Background: Previously, we demonstrated that a water, sanitation, handwashing, and nutritional intervention improved linear growth and was unexpectedly associated with shortened childhood telomere length (TL) (Lin et al., 2017). Here, we assessed the association between TL and growth.
Methods: We measured relative TL in whole blood from 713 children. We reported differences between the 10th percentile and 90th percentile of TL or change in TL distribution using generalized additive models, adjusted for potential confounders.
Results: In cross-sectional analyses, long TL was associated with a higher length-for-age Z score at age 1 year (0.23 SD adjusted difference in length-for-age Z score (95% CI 0.05, 0.42; FDR-corrected p-value = 0.01)). TL was not associated with other outcomes.
Conclusions: Consistent with the metabolic telomere attrition hypothesis, our previous trial findings support an adaptive role for telomere attrition, whereby active TL regulation is employed as a strategy to address 'emergency states' with increased energy requirements such as rapid growth during the first year of life. Although short periods of active telomere attrition may be essential to promote growth, this study suggests that a longer overall initial TL setting in the first two years of life could signal increased resilience against future telomere erosion events and healthy growth trajectories.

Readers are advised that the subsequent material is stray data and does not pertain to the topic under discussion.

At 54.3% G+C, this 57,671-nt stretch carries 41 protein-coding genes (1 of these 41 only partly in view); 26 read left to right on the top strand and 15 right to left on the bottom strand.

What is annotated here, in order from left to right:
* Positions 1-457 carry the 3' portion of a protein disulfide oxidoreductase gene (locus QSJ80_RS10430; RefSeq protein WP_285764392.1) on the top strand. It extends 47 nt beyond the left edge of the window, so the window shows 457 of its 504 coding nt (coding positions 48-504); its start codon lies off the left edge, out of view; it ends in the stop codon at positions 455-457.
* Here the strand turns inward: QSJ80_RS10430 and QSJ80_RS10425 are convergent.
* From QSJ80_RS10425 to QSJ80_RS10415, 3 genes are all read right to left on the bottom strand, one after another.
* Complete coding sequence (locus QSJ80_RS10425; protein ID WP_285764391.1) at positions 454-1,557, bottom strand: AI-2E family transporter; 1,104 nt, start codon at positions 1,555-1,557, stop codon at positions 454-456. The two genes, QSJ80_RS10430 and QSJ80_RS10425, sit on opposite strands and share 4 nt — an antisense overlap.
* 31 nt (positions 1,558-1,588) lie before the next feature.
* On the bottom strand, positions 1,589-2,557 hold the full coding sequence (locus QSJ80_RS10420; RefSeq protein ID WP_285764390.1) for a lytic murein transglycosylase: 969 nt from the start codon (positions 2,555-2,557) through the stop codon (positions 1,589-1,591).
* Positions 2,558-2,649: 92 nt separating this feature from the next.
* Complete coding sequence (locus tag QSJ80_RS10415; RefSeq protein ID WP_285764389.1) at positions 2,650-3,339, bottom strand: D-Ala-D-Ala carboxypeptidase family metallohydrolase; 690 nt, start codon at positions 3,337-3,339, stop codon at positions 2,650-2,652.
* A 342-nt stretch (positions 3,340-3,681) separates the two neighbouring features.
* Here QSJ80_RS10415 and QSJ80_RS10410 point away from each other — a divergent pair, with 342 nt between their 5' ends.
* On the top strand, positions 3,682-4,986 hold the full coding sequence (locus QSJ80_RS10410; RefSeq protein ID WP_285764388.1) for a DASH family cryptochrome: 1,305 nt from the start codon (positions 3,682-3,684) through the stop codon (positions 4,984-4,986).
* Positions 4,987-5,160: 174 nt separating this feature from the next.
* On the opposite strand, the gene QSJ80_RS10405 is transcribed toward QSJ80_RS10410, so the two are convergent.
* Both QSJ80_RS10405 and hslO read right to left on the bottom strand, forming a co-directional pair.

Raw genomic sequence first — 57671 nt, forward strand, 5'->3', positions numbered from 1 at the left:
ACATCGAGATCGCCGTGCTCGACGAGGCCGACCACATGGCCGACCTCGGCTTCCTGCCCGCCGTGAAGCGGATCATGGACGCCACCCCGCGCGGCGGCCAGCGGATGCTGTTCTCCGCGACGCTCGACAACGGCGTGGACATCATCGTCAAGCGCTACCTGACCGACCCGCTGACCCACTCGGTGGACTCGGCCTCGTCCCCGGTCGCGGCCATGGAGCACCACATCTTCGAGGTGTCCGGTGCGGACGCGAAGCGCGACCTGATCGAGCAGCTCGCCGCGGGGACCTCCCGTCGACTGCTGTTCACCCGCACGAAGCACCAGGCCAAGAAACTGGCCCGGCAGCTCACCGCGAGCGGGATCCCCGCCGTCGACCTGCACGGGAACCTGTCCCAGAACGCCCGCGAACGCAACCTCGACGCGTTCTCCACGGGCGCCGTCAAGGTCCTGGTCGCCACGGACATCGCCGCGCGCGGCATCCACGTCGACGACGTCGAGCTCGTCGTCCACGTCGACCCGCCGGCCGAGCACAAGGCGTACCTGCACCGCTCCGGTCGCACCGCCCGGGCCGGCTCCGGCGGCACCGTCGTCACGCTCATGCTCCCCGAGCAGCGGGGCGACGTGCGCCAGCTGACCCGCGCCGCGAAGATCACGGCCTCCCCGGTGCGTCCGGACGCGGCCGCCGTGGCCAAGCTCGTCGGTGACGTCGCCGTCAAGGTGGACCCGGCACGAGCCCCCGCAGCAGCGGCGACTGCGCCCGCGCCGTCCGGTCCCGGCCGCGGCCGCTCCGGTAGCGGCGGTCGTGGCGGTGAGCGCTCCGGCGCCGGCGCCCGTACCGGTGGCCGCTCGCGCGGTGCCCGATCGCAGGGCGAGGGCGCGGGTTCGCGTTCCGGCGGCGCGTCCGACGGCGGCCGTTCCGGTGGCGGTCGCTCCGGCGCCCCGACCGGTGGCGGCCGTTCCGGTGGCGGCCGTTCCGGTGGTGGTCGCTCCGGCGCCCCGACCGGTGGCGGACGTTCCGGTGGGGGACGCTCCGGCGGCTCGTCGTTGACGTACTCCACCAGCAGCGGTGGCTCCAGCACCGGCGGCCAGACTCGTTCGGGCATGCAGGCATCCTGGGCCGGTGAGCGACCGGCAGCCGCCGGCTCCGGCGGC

Funding: Funded by the Bill and Melinda Gates Foundation.
The WASH Benefits data and code that support the findings of this study are available in Open Science Framework (https://osf.io/9snat/).
WASH Benefits Bangladesh Analysis of Telomere and Growth OutcomesOpen Science Framework.
WASH Benefits Bangladesh Analysis of Telomere OutcomesOpen Science Framework, https://doi.org/10.17605/OSF.IO/EVC98.
- John M Colford Jr.
- Audrie Lin
The funders had no role in study design, data collection and interpretation, or the decision to submit the work for publication.
Human subjects: Clinical trial registration: The trial was registered at ClinicalTrials.gov (NCT01590095).Human subjects: Primary caregivers of all children provided written informed consent. The study protocols were approved by human subjects committees at icddr,b (PR-11063 and PR-14108), the University of California, Berkeley (2011-09-3652 and 2014-07-6561) and Stanford University (25863 and 35583).
- Eduardo Franco, McGill University, Canada
- Received: June 30, 2020
- Accepted: September 4, 2021
- Accepted Manuscript published: September 8, 2021 (version 1)
© 2021, Lin et al.
This article is distributed under the terms of the Creative Commons Attribution License permitting unrestricted use and redistribution provided that the original author and source are credited.